For most garments—from bras and socks to tees and blue jeans—an accordion-style drying rack is practical, compact, and easy to store. But you should keep one thing in mind. “Wet clothes can be quite heavy,” said textile care expert Patric Richardson, so you’ll want something sturdy, too. Most drying racks are pretty similar, but in testing, the Amazon Basics Foldable Laundry Rack did a great job at a lower price than others we tried. Its durable steel construction held the weight of a damp bath towel, a pair of jeans, and several shirts on clothes hangers without wobbling or buckling.
With 11 rods, the Amazon Basics Foldable Laundry Rack offers an impressive amount of hanging space in a modest footprint, and it easily tucks under a bed or into a closet when folded. But if you regularly hang-dry most of your laundry, consider a bigger rack. We like the gull-wing-style Songmics Clothes Drying Rack with Adjustable Shelves, which has 33 durable stainless steel rails that can readily accommodate a full load. It’s double the price of the Amazon Basics rack, and its larger size makes it tougher to store, so we only recommend it if you need the extra space.
Of course, some items shouldn’t be hung on a traditional rack. “Heavier, knitted garments and natural fibers like wool and cashmere are more sensitive when wet, and hang drying can cause fabric strain and fit distortion,” cautioned laundry specialist Madeline Miller. Instead, press out excess water by gently rolling sweaters, coats, and other heavy knits in a towel, then lay them flat to dry. In a pinch, you can spread your items on a fresh towel, but for much faster drying, we recommend the OXO Folding Sweater Dryer. In our tests, its mesh surface allowed air to flow around all sides of our clothes, and it didn’t sag under the weight of even our heaviest wool coats. If you have a lot of sweaters, multiple racks also stack easily and securely. And the mesh is taut on the frame, so heavy sweaters don’t sag and droop onto wet garments below. Other stacking racks we tried, such as the Storage Maniac Sweater Drying Rack, required finicky disassembly for storage, but the OXO rack’s feet collapse smoothly and the whole thing folds in half, making it a cinch to stash away.
A steamer is gentler on delicate fabrics than an iron. Our favorite, the Conair Turbo ExtremeSteam, quickly smoothed wrinkles without spitting water. Plus, it has two steam settings and a comfortable hand feel.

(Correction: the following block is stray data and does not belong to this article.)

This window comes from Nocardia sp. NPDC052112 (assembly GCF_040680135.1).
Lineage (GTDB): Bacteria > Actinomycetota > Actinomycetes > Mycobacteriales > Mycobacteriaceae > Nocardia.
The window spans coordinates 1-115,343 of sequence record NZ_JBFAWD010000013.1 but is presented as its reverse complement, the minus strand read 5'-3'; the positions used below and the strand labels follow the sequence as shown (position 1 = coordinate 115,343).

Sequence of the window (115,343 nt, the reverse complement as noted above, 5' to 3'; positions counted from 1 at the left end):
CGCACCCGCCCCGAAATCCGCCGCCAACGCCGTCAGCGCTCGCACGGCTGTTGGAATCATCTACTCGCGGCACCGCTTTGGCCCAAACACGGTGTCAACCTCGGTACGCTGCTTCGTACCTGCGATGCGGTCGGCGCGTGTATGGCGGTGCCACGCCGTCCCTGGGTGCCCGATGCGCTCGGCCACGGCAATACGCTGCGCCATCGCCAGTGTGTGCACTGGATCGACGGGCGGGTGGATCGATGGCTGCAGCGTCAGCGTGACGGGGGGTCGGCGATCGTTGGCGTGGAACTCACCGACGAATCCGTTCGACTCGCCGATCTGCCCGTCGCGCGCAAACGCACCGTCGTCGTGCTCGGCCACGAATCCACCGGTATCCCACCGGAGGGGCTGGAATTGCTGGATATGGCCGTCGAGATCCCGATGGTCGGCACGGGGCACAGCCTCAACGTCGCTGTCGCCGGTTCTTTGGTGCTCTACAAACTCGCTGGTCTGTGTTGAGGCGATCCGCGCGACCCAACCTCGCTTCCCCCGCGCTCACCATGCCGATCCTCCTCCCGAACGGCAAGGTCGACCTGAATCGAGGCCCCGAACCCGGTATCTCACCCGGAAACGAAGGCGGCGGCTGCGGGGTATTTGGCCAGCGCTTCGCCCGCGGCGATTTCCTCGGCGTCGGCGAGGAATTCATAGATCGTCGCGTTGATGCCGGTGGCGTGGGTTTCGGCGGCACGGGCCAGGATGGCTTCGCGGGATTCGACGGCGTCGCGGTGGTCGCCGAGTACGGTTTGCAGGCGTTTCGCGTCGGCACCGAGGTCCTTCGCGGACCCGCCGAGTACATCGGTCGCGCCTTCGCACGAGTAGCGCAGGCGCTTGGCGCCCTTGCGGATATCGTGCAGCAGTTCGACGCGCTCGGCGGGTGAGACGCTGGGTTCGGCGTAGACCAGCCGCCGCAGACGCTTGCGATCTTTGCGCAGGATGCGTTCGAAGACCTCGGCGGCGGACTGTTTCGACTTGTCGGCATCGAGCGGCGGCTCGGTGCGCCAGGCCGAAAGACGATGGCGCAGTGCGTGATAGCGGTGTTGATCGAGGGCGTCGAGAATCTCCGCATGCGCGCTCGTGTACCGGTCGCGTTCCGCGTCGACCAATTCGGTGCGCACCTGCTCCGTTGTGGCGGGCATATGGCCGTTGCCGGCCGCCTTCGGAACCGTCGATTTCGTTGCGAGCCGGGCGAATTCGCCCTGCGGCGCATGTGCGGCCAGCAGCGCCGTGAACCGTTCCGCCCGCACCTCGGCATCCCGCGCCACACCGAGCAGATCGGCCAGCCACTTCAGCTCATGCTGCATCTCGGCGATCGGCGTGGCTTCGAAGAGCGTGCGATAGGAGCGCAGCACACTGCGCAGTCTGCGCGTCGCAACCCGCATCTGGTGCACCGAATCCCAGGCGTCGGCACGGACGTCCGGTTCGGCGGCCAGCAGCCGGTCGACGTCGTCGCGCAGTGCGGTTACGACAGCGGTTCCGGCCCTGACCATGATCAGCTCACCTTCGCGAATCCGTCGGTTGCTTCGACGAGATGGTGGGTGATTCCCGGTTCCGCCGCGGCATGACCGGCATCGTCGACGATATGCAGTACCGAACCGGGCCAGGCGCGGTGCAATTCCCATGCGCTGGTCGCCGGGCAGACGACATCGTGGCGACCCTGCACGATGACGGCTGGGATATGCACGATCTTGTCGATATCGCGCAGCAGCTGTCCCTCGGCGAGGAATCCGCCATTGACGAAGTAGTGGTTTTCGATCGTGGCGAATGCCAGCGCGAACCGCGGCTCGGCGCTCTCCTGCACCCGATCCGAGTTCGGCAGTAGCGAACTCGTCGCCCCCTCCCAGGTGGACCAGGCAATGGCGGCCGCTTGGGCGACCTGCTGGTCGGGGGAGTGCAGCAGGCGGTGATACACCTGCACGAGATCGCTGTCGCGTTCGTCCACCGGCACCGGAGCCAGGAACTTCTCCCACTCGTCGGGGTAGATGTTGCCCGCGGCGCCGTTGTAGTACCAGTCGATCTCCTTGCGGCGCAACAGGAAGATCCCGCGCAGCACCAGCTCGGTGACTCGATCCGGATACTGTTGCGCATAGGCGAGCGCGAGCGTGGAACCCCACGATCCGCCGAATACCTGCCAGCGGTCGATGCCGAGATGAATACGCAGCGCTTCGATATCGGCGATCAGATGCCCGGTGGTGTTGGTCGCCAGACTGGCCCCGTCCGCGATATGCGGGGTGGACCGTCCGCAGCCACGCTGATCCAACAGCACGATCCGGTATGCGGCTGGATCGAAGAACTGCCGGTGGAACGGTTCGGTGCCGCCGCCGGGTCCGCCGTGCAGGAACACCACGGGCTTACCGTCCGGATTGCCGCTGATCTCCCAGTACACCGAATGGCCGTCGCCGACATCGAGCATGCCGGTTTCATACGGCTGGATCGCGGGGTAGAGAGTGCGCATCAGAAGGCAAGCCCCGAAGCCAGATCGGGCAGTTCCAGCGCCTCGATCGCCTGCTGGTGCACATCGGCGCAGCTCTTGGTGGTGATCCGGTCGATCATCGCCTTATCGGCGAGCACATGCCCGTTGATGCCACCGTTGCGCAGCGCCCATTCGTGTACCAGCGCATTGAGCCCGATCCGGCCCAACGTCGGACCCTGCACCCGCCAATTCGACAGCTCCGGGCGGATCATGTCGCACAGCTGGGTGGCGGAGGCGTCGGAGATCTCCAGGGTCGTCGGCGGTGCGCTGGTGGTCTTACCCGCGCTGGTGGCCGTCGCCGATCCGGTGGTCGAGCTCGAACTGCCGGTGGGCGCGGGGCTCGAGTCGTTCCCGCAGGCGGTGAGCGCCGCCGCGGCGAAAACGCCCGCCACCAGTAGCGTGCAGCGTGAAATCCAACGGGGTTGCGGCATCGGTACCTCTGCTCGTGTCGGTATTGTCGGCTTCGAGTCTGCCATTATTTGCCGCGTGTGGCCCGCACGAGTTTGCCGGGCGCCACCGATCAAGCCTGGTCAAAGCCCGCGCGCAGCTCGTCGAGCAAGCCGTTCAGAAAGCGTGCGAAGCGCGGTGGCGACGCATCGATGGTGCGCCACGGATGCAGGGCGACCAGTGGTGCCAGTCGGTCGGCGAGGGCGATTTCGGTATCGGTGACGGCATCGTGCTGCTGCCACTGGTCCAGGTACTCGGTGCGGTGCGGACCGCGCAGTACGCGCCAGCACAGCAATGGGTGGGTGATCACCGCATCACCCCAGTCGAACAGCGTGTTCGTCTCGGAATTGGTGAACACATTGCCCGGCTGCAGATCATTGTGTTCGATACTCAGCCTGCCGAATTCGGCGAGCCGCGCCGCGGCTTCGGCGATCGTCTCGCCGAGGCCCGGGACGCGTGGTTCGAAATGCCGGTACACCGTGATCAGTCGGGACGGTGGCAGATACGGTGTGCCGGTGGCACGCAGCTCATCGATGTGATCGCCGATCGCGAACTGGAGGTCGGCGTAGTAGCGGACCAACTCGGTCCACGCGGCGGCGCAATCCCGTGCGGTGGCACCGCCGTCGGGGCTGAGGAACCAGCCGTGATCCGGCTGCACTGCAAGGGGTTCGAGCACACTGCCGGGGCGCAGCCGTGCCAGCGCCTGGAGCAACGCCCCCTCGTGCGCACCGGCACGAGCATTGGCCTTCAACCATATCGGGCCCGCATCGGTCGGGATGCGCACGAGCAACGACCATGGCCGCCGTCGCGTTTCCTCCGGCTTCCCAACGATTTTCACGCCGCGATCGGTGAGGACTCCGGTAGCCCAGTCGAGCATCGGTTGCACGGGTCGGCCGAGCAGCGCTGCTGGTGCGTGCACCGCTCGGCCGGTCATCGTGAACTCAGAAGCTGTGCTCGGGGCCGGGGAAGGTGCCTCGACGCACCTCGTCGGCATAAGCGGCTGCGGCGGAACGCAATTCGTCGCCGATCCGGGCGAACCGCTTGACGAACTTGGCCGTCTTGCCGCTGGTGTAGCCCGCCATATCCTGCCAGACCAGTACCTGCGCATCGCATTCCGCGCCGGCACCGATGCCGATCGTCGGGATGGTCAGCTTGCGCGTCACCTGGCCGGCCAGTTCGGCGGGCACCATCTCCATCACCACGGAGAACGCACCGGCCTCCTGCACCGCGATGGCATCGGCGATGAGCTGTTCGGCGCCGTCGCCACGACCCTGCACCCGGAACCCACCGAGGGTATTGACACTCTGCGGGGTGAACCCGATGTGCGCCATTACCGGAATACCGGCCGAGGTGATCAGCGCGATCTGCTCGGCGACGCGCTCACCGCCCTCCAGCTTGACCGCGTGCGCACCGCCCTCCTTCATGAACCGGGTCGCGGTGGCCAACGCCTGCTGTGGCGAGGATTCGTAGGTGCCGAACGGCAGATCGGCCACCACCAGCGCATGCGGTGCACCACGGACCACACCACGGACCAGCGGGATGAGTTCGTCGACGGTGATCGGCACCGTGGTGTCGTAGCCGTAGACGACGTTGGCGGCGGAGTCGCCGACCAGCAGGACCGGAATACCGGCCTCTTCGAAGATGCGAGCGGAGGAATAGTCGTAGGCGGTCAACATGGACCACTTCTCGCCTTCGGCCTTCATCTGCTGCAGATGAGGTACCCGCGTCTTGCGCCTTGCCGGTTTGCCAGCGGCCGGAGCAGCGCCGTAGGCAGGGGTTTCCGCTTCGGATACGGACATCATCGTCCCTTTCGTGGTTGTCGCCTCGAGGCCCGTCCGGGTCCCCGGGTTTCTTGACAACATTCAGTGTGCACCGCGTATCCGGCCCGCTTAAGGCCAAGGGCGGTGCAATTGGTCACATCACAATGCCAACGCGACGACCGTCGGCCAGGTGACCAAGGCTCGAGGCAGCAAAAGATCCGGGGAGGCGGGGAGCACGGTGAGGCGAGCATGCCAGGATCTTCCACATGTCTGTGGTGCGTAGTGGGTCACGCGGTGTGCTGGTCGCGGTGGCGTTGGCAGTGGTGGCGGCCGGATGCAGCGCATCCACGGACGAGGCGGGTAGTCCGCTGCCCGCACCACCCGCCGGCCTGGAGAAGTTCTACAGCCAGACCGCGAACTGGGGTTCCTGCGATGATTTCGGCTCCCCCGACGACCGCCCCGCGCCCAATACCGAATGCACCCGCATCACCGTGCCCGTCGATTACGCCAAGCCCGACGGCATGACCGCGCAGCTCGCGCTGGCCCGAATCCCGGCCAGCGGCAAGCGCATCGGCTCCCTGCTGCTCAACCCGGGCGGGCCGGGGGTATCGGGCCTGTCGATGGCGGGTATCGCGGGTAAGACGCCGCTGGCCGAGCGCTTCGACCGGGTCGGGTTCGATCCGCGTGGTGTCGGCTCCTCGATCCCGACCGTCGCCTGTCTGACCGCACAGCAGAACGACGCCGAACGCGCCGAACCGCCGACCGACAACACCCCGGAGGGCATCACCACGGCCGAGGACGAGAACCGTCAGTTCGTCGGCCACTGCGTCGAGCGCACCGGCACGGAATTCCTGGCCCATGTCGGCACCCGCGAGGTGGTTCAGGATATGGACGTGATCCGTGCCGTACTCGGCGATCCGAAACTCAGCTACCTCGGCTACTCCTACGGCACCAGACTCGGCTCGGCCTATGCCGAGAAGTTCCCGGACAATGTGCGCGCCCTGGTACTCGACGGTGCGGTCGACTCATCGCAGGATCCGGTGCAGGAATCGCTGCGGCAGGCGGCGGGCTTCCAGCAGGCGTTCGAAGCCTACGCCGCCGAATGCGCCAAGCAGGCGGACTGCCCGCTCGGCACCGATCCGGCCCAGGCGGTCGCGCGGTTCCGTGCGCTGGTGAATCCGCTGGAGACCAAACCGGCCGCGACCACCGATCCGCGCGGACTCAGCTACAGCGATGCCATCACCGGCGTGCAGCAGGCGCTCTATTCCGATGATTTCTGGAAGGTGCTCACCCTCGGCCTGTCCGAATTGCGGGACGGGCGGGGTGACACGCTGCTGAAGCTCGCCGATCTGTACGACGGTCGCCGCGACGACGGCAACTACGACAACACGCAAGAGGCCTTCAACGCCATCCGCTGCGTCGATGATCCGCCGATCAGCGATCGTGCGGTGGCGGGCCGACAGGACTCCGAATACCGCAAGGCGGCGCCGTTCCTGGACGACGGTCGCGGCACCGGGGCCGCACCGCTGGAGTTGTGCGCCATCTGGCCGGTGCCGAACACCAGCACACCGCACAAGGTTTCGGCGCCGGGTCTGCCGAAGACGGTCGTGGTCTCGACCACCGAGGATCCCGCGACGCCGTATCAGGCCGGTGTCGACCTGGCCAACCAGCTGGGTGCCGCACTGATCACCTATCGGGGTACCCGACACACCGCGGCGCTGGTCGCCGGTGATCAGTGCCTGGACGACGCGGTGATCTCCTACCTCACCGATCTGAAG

Though a standard clothing iron is the best tool for getting heavy creases out of fabrics and creating sharp pleats, it’s most appropriate for materials like cotton or linen, not for silks, cashmere, or other heat-sensitive synthetics. Laundry specialist Madeline Miller explained that the heat and pressure from an iron can crush and warp delicate yarns. “If you’re unsure whether to iron or steam,” she said, “steaming is typically the ‘safer’ choice as it puts less strain on fabrics.”
We tested 17 models for our guide to the best clothing steamers, and the Conair Turbo ExtremeSteam Garment Steamer was our favorite. Its powerful steam blasts quickly erased wrinkles without spitting water—a rarity among the steamers we tried—during both vertical and horizontal use. The Conair steamer’s aluminum steam plate glided smoothly to gently push steam through fabrics, and the mesh bonnet attachment provided extra snag protection when unwrinkling embellished pieces.
It also offers more dispensing control than other handheld versions: The steam setting freshens up lighter garments, and the turbo setting blasts wrinkles from heavier fabrics. At just 2.75 pounds when filled, the Conair Turbo ExtremeSteam Garment Steamer is among the lightest handheld steamers available. Its modest weight and ergonomic design make it more comfortable for prolonged use than any other handheld model we tried. (This is key—even with a lighter model, a garment steaming marathon can be a serious arm workout.)
And though the Conair Turbo ExtremeSteam Garment Steamer doesn’t have the largest capacity of the steamers we tried, its 7.3-ounce water tank is great for medium-size jobs: In testing, one tank produced more than 15 minutes of continuous steam, enough to get through a dress, jacket, pair of slacks, and three cotton button-downs with water to spare.
Our favorite electric fabric shaver has six sharp blades, a wide head, and intuitive controls. Of all the de-pilling tools we tested, it was the most effective at quickly banishing fuzz.
When it comes to de-fuzzing delicate natural fibers, a manual tool is the way to go. This luxurious metal sweater comb was the best one we tried, gently lifting pills from our cashmere sweaters.
A good fabric shaver or sweater comb can transform egregiously pilled garments. Of the two, fabric shavers are more ruthlessly efficient, cutting through fuzzies and chopping off annoying fabric balls with high-speed rotating blades. They’re so satisfying to use that it’s easy to get a little carried away.